Tag: Technorhetoric


A robot that controls your remote controls

remote control robot

Confused with the pile of remote controls in your house? Now here is an idea: get a robot to control them. Researchers at Toshiba have developed a talking robot, named ApriPoko, that can learn how to operate various remote controls by watching and asking questions.

When its sensors detect infrared rays emitted by a remote, the robot speaks up: “What did you just do?” it asks. Tell ApriPoko what you did (”I turned on the stereo” or “I changed to channel 321,” for example), and it commits the details to memory. Then, next time you want to turn on the stereo or change the channel, simply tell ApriPoko and it transmits the appropriate IR signal directly to the device. The prototype robot is still in the development and testing phase, but the researchers hope to have a viable product soon. Toshiba refused to comment on whether the their robot possesses the ability to kill.

Source: Asahi (Japanese), via Pinktentacle. See also: One RC to rule them all.

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Hail Control Gun

hail control gun

A single hail storm can destroy the year’s harvest. For over 25 years, this gun has been used by vine and fruit growers in France, Spain, Austria and Belgium for one purpose: control nature.
The guns functioning is argued by scientists (it is difficult to prove its results) but already 150 years ago farmers in the Alps used primitive manually controlled versions that worked on carbide. So if it could not make the hail disappear, at least the bang would scare some crows.

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Fun begins in 2029


Famous technologist and futurist Ray Kurzweil states: it’s going down by 2029, so be prepared to get digital on entirely new levels. According to Kurzweil, machines will have both the hardware and the software to achieve human level artificial intelligence by then. Kurzweil doesn’t expect Arnold style robots to be hanging around but thinks of it on the nano scale, with interfaces to enhance our own physiology and intelligence.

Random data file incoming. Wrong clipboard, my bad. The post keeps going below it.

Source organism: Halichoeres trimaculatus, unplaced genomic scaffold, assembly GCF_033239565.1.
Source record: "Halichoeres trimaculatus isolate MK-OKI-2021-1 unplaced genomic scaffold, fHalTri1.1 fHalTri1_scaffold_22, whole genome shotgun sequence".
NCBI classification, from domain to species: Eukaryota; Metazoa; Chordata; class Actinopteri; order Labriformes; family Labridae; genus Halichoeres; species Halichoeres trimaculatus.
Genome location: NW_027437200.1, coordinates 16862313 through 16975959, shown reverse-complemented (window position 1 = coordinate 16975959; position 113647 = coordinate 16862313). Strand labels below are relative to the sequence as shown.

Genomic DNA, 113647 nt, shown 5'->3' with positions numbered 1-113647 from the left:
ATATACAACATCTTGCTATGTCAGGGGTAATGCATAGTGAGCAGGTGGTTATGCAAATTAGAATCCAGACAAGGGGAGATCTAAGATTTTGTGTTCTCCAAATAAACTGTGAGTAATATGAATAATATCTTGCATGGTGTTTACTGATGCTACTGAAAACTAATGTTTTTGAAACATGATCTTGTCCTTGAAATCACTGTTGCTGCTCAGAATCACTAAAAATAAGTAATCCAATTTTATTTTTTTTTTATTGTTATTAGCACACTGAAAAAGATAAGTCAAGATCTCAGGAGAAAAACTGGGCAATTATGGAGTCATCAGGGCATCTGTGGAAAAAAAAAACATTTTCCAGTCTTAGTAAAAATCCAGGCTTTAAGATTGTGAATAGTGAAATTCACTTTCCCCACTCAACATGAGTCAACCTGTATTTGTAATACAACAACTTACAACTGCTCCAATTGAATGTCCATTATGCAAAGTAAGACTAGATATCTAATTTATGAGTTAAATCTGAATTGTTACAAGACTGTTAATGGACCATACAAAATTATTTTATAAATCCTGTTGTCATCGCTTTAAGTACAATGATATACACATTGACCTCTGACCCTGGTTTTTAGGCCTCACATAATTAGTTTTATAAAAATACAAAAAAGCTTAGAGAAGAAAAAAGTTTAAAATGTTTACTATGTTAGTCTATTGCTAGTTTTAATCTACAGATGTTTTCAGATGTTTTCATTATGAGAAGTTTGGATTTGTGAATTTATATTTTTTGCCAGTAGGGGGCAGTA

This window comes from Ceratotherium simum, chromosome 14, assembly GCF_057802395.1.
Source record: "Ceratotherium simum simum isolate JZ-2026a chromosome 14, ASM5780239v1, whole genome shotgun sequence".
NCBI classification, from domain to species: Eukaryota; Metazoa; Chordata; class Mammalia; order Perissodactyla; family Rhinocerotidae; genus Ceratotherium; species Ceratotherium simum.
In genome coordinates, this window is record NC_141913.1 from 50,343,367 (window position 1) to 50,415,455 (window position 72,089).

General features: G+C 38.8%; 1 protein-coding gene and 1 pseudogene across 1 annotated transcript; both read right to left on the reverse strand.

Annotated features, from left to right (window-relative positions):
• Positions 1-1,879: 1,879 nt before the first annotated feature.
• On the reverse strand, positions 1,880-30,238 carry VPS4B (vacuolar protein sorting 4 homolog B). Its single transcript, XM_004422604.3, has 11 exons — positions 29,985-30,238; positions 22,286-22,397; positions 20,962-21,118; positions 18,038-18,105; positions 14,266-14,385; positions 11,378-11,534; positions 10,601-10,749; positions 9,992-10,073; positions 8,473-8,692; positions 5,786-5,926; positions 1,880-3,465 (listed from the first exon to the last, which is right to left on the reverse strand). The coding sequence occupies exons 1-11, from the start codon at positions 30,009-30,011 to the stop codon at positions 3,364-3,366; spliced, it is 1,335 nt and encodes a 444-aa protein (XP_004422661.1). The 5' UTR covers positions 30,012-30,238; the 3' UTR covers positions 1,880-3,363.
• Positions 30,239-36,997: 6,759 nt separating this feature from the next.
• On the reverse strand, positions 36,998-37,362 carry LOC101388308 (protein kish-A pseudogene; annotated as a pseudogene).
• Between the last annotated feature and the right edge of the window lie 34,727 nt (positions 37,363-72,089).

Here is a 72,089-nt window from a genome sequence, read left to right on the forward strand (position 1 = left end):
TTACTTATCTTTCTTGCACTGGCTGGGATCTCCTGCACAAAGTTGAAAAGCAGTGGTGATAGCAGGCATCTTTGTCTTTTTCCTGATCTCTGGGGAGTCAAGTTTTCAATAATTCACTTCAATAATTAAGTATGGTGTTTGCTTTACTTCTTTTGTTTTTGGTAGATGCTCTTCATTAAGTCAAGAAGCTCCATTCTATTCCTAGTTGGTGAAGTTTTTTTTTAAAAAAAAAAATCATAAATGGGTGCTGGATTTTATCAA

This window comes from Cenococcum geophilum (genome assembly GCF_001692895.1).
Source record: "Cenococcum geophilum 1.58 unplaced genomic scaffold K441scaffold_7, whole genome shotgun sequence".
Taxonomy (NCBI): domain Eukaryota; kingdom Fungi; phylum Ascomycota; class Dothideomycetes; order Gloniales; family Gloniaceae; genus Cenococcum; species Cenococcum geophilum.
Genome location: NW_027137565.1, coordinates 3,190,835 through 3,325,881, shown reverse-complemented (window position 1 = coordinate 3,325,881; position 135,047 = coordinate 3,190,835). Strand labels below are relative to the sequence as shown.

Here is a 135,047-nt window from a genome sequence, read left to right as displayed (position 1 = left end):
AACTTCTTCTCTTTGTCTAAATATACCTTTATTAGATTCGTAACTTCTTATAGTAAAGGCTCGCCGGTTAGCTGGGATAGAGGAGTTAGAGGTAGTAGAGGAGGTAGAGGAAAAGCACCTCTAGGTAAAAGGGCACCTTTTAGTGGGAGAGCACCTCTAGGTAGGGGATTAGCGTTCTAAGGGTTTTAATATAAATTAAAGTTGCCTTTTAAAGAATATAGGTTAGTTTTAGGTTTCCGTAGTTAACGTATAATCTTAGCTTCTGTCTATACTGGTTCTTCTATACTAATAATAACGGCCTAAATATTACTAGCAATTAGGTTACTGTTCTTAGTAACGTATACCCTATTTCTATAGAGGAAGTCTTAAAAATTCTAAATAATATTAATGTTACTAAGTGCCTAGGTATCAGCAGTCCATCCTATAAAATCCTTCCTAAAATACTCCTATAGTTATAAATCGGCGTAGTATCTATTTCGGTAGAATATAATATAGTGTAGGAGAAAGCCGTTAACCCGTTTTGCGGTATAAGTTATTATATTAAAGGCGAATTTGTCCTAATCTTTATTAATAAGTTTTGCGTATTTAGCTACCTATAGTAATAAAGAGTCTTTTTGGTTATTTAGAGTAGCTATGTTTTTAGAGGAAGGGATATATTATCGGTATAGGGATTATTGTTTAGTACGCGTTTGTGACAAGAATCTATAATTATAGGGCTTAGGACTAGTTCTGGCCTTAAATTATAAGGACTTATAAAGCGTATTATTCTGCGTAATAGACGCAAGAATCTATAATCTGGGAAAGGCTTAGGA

Source: BBC News.

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Fight climate change: Hack the Planet

Hack the planet

Lots of clouds this week. The peculiar picture above shows the eruption of mount Pinatubo in 1991, which apparently resulted in a certain amount of global cooling (next to some serious negative effects). If a vulcano can do that, why not humans?

Environmental scientist David Keith talks about a cheap, effective, shocking solution to climate change (TED video): What if we injected a huge cloud of ash into the atmosphere, to deflect sunlight and heat? As an emergency measure to slow a melting ice cap, it could work. Keith discusses why it’s a good idea, why it’s a terrible one — and who, despite the cost, might be tempted to use it.

Via Beyond the Beyond. See also: Clear Blue Sky, Cloud producing Cloud, Super Mario Cloud, Blur Building, Humans to blame for Global Warming.

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Retro Future: Magic Highway USA

Magic Highway nextnature retrofuture

Nothing makes a person more modest about future speculations than Retro Future. Want proof? Here is a 1958 video entitled “Magic Highway USA”. No, they didn’t anticipate traffic jams or feminism (can you find all the male chauvinist details?), the sheer optimism is just overwhelming: “It will be our magic carpet to new hopes, new dreams and a better way of life, for the future” (Yes, they’re talking about highways here).

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French USB wine

USB wine parody

Remember the article N is for Nature, describing the Californian company Enologix, which creates software to predict how wine critics will rate a wine, so that it can be produced accordingly? No, I would not expect the French to appreciate this wine making as information science. After all they are the inventors of wine, carefully guarding their traditions. Some might say they are just old fashioned and tastes differ, but don’t dare to say the French don’t have a sense of humor.

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Google 2084

google 2084

Tongue in cheek speculation on what Google’s home page may look like in 2084, created by Randy Siegel for NY Times. Frankly, I don’t think this is very realistic: We don’t have to wait that long for most of this.

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Fake for Real: QWERTY, the Right Order

qwerty - the right order

Did you ever wonder why the letters on the keyboard are in the order they are? The reason for QWERTY goes way back. This order was chosen to reduce the probability that mechanical typewriters’ hammers would get entangled. Over time, typewriters were replaced by computers. Though various alternative keyboard layouts have been developed from a user-centred perspective, to enable more comfortable and faster typing, the QWERTY layout remains the standard today. Once a technology has become the norm, it seems to take on a certain aura of authenticity. To supplant it, an alternative must be significantly better.

From our Fake for Real series.

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